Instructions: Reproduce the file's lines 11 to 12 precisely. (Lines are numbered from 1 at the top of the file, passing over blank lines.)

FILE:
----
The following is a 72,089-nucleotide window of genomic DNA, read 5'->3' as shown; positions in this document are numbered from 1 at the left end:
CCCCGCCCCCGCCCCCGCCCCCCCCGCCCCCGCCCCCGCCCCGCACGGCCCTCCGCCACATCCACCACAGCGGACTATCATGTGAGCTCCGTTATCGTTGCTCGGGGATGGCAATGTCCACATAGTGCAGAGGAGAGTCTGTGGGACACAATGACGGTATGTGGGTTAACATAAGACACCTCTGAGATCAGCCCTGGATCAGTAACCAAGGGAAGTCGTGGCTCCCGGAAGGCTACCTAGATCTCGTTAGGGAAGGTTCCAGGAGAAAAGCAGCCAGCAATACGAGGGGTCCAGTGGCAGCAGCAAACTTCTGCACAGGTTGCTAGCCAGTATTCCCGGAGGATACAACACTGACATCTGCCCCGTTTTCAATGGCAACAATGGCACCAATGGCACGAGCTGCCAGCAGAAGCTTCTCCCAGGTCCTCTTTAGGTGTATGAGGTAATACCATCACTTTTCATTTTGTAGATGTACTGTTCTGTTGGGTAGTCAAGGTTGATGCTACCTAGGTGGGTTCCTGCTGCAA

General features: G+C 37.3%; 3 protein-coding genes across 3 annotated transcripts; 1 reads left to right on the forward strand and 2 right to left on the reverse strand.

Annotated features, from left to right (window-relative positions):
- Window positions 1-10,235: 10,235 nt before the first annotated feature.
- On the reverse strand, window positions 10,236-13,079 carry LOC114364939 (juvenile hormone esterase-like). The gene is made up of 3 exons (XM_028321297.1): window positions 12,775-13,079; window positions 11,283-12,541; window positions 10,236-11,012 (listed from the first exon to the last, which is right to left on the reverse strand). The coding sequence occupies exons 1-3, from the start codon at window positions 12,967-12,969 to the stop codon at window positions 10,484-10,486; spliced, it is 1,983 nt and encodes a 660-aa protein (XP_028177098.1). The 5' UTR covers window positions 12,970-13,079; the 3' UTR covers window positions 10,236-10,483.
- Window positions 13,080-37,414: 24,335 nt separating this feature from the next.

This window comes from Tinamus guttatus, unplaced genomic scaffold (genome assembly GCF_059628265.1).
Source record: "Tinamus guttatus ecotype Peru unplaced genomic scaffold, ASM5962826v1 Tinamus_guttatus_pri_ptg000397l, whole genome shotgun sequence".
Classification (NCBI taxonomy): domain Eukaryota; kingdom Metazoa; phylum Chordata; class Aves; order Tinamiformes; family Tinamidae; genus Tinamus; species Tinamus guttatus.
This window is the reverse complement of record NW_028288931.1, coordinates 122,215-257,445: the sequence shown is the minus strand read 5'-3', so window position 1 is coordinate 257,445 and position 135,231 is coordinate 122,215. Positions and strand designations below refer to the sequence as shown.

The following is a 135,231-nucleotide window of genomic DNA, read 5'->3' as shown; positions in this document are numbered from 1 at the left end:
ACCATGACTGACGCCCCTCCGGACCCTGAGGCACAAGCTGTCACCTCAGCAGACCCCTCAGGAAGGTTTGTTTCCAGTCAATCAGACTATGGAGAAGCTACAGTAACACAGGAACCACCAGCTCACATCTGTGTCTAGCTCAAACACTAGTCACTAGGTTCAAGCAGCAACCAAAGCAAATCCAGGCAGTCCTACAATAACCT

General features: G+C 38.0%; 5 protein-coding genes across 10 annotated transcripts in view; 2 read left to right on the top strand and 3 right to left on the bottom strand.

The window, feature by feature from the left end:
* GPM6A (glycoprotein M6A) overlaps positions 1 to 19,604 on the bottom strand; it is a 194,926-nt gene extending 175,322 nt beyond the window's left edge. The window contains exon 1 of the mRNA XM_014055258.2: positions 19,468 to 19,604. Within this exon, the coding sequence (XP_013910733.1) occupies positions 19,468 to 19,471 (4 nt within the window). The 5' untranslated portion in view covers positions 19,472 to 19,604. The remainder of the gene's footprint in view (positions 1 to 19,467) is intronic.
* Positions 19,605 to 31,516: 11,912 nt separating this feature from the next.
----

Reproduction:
This window is the reverse complement of record NW_028288931.1, coordinates 122,215-257,445: the sequence shown is the minus strand read 5'-3', so window position 1 is coordinate 257,445 and position 135,231 is coordinate 122,215. Positions and strand designations below refer to the sequence as shown.

The following is a 135,231-nucleotide window of genomic DNA, read 5'->3' as shown; positions in this document are numbered from 1 at the left end: